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Spring Tips: Spring Cloud Loadbalancer

speaker: Josh Long (@starbuxman)

Hi, Spring fans! Welcome to another installment of Spring Tips! In this installment, we’re going to look at a new feature in Spring Cloud, Spring Cloud Loadbalancer. Spring Cloud Loadbalancer is a generic abstraction that can do the work that we used to do with Netflix’s Ribbon project. Spring Cloud still supports Netflix Ribbon, but Netflix Ribbons days are numbered, like so much else of the Netflix microservices stack, so we’ve provided an abstraction to support an alternative.

The Service Registry

For us to use the Spring Cloud Load Balancer, we need to have a service registry up and running. A service registry makes it trivial to programmatically query for the location of a given service in a system. There are several popular implementations, including Apache Zookeeper, Netflix’s Eureka, Hashicorp Consul, and others. You can even use Kubernetes and Cloud Foundry as service registries. Spring Cloud provides an abstraction, DiscoveryClient, that you can use to talk to these service registries generically. There are several patterns that a service registry enables that just arent possible with good ’ol DNS. One thing I love to do is client-side load-balancing. Client-side load-balancing requires the client code to decide which node receives the request. There is any number of instances of the service out there, and their suitability to handle a particular request is something each client can decide. It’s even better if it can make the decision before launching a request that might otherwise be doomed to failure. It saves time, unburdens the services with tedious flow control requirements, and makes our system more dynamic since we can query its topology.

You can run any service registry you like. I like to use Netflix Eureka for these sorts of things because it is simpler to setup. Lets set up a new instance. You could download and run a stock-standard image if you want, but I want to use the pre-configured instance provided as part of Spring Cloud.

Go to the Spring Initializer, choose Eureka Server and Lombok. I named mine eureka-service. Hit Generate.

Most of the work of using the built-in Eureka Service is in the configuration, which I’ve reprinted here.

server.port=8761
eureka.client.register-with-eureka=false
eureka.client.fetch-registry=false

Then you’ll need to customize the Java class. Add the @EnableEurekaServer annotation to your class.

package com.example.eurekaservice;

import org.springframework.boot.SpringApplication;
import org.springframework.boot.autoconfigure.SpringBootApplication;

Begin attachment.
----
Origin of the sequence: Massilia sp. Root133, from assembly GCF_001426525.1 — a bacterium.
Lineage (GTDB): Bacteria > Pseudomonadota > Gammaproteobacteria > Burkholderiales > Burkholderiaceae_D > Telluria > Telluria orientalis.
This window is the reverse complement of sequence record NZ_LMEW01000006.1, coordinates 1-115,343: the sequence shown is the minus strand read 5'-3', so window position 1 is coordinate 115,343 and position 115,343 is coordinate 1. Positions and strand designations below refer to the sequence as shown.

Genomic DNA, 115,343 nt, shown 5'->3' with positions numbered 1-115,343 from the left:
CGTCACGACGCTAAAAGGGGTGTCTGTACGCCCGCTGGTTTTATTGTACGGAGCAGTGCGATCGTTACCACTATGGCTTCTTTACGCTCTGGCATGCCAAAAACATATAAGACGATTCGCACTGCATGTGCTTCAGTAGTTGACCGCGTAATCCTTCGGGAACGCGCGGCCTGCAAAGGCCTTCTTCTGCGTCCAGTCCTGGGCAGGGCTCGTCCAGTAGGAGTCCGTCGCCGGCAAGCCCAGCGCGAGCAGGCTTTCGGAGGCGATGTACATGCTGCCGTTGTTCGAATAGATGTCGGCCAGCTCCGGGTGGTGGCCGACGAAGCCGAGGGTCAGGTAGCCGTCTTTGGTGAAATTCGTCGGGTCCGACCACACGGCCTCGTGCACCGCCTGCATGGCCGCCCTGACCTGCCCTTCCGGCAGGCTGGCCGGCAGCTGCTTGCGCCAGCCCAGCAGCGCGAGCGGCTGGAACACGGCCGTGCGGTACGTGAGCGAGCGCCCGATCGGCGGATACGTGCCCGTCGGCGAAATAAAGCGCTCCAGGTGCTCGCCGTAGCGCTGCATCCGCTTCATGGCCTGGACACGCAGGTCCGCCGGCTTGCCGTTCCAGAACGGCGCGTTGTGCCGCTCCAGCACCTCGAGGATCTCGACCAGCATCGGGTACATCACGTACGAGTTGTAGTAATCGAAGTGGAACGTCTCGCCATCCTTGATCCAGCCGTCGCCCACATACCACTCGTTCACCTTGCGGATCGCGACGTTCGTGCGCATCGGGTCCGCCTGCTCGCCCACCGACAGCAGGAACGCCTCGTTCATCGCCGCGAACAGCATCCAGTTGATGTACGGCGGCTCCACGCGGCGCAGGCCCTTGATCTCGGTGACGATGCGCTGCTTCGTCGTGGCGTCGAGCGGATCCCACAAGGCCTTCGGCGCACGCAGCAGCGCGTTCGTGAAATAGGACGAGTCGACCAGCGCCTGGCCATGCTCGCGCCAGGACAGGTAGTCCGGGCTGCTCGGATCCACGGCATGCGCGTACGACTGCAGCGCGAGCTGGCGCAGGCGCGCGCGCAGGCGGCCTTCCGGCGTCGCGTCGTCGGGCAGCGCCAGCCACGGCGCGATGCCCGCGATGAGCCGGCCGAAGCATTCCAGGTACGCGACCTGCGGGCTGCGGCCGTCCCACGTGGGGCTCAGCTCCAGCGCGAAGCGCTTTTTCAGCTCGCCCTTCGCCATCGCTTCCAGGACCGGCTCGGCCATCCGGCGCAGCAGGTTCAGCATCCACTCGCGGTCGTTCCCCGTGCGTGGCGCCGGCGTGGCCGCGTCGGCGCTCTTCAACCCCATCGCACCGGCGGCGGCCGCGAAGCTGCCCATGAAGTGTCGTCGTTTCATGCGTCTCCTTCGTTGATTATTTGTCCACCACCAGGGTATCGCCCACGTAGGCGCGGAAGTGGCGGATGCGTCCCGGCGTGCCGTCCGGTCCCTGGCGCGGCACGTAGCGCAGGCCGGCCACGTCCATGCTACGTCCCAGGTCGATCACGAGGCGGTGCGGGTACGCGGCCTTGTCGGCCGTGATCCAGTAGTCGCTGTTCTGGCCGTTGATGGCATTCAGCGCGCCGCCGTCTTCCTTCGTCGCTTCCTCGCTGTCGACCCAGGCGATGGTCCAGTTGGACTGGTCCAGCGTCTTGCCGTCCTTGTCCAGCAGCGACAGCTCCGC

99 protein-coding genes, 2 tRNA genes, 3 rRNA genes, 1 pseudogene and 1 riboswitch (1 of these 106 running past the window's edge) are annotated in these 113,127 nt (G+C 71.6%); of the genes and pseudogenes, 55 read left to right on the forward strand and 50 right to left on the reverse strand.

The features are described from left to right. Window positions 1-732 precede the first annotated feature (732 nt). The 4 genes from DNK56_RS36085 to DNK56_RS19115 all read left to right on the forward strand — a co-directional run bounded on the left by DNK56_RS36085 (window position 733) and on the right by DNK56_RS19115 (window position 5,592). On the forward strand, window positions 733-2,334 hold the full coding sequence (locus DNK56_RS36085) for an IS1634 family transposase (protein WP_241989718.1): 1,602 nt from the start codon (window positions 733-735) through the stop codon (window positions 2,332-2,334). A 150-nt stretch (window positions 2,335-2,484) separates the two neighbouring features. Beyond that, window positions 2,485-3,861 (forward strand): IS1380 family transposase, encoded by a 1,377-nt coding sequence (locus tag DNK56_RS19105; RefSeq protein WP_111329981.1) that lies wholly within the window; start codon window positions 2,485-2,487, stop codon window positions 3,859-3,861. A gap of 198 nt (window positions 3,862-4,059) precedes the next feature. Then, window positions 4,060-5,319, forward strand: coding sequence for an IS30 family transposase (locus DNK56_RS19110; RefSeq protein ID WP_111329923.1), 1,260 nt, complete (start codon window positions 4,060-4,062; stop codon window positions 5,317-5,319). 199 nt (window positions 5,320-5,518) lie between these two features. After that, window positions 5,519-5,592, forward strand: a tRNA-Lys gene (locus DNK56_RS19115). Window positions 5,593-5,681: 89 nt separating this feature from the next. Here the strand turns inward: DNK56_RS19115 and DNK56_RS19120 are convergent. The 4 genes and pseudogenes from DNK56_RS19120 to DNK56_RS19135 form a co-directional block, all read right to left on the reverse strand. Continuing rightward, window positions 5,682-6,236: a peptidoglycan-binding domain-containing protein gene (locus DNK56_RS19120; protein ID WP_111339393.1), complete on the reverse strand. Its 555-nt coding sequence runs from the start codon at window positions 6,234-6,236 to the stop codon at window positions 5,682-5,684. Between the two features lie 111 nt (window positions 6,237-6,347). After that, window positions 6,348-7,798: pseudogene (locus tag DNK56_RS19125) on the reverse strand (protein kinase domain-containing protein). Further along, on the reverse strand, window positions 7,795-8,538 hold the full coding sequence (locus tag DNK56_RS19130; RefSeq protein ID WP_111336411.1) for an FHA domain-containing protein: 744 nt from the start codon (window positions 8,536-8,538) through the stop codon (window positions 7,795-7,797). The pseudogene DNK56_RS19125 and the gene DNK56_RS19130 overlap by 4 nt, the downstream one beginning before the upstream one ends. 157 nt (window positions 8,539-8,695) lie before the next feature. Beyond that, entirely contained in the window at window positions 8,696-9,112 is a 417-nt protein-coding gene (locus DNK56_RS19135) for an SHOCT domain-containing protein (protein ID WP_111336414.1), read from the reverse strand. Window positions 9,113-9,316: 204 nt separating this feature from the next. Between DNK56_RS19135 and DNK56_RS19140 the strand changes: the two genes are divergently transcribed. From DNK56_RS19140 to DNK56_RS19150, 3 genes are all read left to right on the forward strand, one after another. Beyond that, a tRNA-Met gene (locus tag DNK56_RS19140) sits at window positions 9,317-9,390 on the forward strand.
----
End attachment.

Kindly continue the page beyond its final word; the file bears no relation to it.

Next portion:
import org.springframework.cloud.netflix.eureka.server.EnableEurekaServer;

@SpringBootApplication
@EnableEurekaServer
public class EurekaServiceApplication {

    public static void main(String[] args) {
        SpringApplication.run(EurekaServiceApplication.class, args);
    }

}

You can run that now. It’ll be available on port 8761 and other clients will connect to that port by default.

A Simple API

Let’s now turn to the API. Our API is as trivial as these things come. We just want an endpoint to which our client can issue requests.

Go to the Spring Initializr, generate a new project with Reactive Web and Lombok and the Eureka Discovery Client. That last bit is the critical part! You’re not going to see it used in the following Java code. It’s all autoconfiguration, which we also covered way back in 2016, that runs at application startup. The autoconfiguration will automatically register the application with the specified registry (in this case, we’re using the DiscoveryClient implementation for Netflix’s Eureka) using the spring.application.name property.

Specify the following properties.

spring.application.name=api
server.port=9000

Our HTTP endpoint is a “Hello, world!” handler that uses the functional reactive HTTP style that we introduced in another Spring Tips video way, way back in 2017.

package com.example.api;

import org.springframework.boot.SpringApplication;
import org.springframework.boot.autoconfigure.SpringBootApplication;
import org.springframework.context.annotation.Bean;
import org.springframework.web.reactive.function.server.HandlerFunction;
import org.springframework.web.reactive.function.server.RouterFunction;
import org.springframework.web.reactive.function.server.ServerRequest;
import org.springframework.web.reactive.function.server.ServerResponse;
import reactor.core.publisher.Mono;

import java.util.Map;